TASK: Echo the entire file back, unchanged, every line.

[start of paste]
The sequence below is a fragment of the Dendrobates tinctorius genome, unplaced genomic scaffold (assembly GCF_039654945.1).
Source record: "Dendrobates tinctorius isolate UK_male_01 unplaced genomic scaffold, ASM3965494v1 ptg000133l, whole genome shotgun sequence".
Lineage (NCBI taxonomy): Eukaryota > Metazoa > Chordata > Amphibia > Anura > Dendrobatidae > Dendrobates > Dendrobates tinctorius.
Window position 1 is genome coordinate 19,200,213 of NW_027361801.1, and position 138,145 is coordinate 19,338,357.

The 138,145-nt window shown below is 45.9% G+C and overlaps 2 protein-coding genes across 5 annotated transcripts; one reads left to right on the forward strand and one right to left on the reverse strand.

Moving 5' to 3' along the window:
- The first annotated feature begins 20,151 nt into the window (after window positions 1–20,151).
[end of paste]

The sequence below is a fragment of the Dendrobates tinctorius genome, unplaced genomic scaffold (assembly GCF_039654945.1).
Source record: "Dendrobates tinctorius isolate UK_male_01 unplaced genomic scaffold, ASM3965494v1 ptg000133l, whole genome shotgun sequence".
Lineage (NCBI taxonomy): Eukaryota > Metazoa > Chordata > Amphibia > Anura > Dendrobatidae > Dendrobates > Dendrobates tinctorius.
Window position 1 is genome coordinate 19,200,213 of NW_027361801.1, and position 138,145 is coordinate 19,338,357.

The 138,145-nt window shown below is 45.9% G+C and overlaps 2 protein-coding genes across 5 annotated transcripts; one reads left to right on the forward strand and one right to left on the reverse strand.

Moving 5' to 3' along the window:
- The first annotated feature begins 20,151 nt into the window (after window positions 1–20,151).